By Paige McCartney
NASSAU, Bahamas — Major investments in other parts of the country unaffected by hurricane Dorian should be enough to offset whatever shortcomings The Bahamas has when being rated by international agencies, according to deputy prime minister and minister of finance Peter Turnquest.
“Obviously in any circumstance like this when you’re losing a significant portion of your GDP there is concern. However, as the central bank governor would have confirmed just yesterday, we do believe that the pace of investment through the rest of the country will continue to move forward.” Turnquest said.
In its Monthly Economic and Financial Developments (MEFD) report for August, the central bank predicted that the economy will experience short-term economic fallout from Dorian. But Turnquest is convinced rebuilding activity on those islands impacted, from foreign and domestic investors, will fill in the gaps.
“The Abaco community itself, the investors are eager to get back and to start to do their cleanup work and to get back into operation. The local business community too, despite the rumors, are also very eager to get back and have the opportunity to start rebuilding their businesses. So, we anticipate that within a reasonable amount of time we will start to see the rebirth of these businesses come back on stream,” he said.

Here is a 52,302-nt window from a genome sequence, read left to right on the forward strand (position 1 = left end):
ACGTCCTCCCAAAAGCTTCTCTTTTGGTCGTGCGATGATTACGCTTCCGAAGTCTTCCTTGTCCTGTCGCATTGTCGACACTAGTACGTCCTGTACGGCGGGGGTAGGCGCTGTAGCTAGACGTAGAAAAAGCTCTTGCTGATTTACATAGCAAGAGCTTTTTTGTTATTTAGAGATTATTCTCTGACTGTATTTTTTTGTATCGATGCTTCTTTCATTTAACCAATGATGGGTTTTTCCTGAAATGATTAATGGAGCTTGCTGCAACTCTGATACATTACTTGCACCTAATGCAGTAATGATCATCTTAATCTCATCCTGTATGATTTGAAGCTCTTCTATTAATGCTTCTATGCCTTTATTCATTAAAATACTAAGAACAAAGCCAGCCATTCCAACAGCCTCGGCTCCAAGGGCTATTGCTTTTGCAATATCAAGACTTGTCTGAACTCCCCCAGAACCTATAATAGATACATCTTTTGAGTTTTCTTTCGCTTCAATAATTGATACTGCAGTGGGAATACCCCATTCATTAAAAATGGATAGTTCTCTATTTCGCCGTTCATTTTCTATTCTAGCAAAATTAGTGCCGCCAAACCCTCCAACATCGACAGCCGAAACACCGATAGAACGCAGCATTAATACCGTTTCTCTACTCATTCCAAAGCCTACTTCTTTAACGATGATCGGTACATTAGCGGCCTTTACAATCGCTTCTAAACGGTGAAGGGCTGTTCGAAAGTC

“So yes, we have to be concerned because the revenue drops as a result of the storm expenditure rises in response to all of the social and infrastructure costs, you have to be concerned. But we’re trying to manage these things very actively to keep them in front of us, to ensure that we’re planning appropriately and responding as we see circumstances develop.”
Earlier last month, after Dorian struck, Turnquest said the government was more focused on helping impacted citizens recover from the storm and less on the scrutiny from international agencies like Moody’s and Standard and Poor’s.
Last week the government signed a deal with Carnival Corporation to begin the development of its $100 million cruise port on Grand Bahama.
On Tuesday, October 1, Turnquest pointed to this and other projects on tap for Grand Bahama and other islands as a stop-gap measure to improve the country’s economic outlook in the wake of Dorian.
“Again, we are working with all of our partners to ensure that we respond to the concerns put forth. The Bahamas is in fact still open generally, the level of investment and the destination as a preferred investment destination is still very attractive and we believe we will have the best results we can doing the things we need to do to control the circumstance as it exists today,” he said.
Republished with permission of the Nassau Guardian